In short, in all things, our ancestors were less well off than we are. All that we can discern from the past amidst the assumed squalor, the oppressions, the superstitions, and the ignorance, is the slow advance of human knowledge and of human freedom to which we give the name progress. And it is this notion of progress which emboldens us, in our cultural endeavours, to forget the achievements of the past and seek other means of self-fulfilment — means which centre on the spontaneous creativity of the autonomous individual.
How did this situation come about? Human ideas, when they are encapsulated in a philosophy, always have consequences. The idea that one might form a scheme of human society without recourse to metaphysical principles may have had its roots in the distant past, but is essentially a product of Enlightenment philosophy. There, the unlikely combination of empiricism and scepticism destroyed the notion of an underlying unity in human experience.
Beginning with Hume, the new empiricism gave us a philosophy reduced to a mere skeleton of logic and a gaunt epistemology. If you add to this the sociology of Auguste Comte, then what you get is not just a new era in philosophy, but a new era in the way in which humans conceive of themselves. It remains only for the political philosophy of J.S. Mill to complete the picture of the new, autonomous individual, fitted out with a myriad of assumed “rights”, and unfettered by the inequalities and superstitions of the past.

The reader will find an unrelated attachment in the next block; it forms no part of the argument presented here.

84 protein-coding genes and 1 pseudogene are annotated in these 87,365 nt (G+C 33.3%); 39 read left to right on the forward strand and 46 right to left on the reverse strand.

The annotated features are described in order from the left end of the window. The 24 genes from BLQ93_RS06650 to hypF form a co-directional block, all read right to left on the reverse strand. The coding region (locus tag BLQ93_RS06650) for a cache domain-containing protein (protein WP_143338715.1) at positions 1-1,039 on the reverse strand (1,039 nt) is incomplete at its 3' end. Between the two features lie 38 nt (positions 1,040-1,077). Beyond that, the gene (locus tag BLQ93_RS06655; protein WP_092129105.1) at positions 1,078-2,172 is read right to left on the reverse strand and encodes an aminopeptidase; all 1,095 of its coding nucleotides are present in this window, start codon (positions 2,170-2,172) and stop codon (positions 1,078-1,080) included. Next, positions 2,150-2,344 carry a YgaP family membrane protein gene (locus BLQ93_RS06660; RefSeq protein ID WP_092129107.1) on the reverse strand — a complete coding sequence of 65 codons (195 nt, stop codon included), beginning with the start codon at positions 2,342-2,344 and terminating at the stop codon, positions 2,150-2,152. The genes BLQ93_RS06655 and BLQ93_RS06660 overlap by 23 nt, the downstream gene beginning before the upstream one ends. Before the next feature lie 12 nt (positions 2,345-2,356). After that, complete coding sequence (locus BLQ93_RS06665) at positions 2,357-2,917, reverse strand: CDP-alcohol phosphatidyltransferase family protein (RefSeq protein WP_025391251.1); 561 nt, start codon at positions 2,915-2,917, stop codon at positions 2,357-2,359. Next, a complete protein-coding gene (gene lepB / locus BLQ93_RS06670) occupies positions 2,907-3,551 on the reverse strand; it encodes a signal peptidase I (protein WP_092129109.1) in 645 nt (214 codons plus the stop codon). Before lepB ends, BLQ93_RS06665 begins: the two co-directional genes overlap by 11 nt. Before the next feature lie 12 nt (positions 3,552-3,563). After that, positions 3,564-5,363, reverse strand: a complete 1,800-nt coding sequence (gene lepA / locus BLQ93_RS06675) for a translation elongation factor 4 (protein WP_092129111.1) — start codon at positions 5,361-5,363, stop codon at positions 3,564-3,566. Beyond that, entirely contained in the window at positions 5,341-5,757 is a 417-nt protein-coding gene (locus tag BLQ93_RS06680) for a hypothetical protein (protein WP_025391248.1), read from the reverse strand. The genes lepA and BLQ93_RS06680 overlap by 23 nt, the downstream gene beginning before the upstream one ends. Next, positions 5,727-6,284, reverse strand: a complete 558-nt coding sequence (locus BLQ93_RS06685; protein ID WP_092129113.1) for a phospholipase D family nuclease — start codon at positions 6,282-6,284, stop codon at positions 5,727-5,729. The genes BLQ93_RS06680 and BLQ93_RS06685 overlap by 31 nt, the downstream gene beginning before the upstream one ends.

And it is quite wrong to suppose that these philosophical or sociological theories taught at universities had no real purchase in the world of ordinary people. We must remember that these same universities produce our teachers, our business executives, our finance experts, our advertising gurus and most of our politicians.
Of course, we still have something which we call culture and it comes in two forms — the popular and the pseudo-sophisticated. They differ only in the manner of presentation. Popular culture makes no apology for its direct appeal to our lowest animal instincts as a sort of globalised exercise in thinly disguised depravity. The sophisticated version merely uses the same material in a manner which is contrived to assure us of its high aesthetic standard. Its depravity is more vicious but more refined.
Whereas the poets of old, for all their failings, sought to praise such things as continence and valour and sanctity, our purveyors of culture seek to ridicule such virtues and to attack even Beauty herself. For she is the last enemy, the one irritating reminder of what we could behold if we were to risk raising our snouts from the swill trough to glimpse Reality.
This is not a real society that we live in but a reluctant collection of individuals — millions of jostling egos crowded uncomfortably into a Hobbesian collective and ruled, not by leaders, but by opinion polls.
Culture, in all its aspects, is now simply just another item on the supermarket shelf. It has about it an air of tawdry sophistication, of desperation and, at bottom, of a disguised despair. The self-made man and the self-made woman, as it turns out, lack any sort of construction plan. The struggle to be new, to be confronting, to be different, to “do your own thing”, has finally taken us into a stifling social conformity immeasurably greater than anything recorded from the past.
You cannot maintain a culture by deconstructing it. Getting and spending may keep the black dog at bay for a time yet and, for those that fall through the cracks, there is always a ready supply of anti-depressant drugs. And so we stagger on, like some prehistoric monster in a primeval swamp, sinking under the weight of our own affluence.
Oddly enough, our children love dinosaurs. Perhaps they dream of starting the human journey all over again in the hope that, this time, we might get it right.
Brian J. Coman, PhD, a former agricultural scientist, is a widely published author and essayist.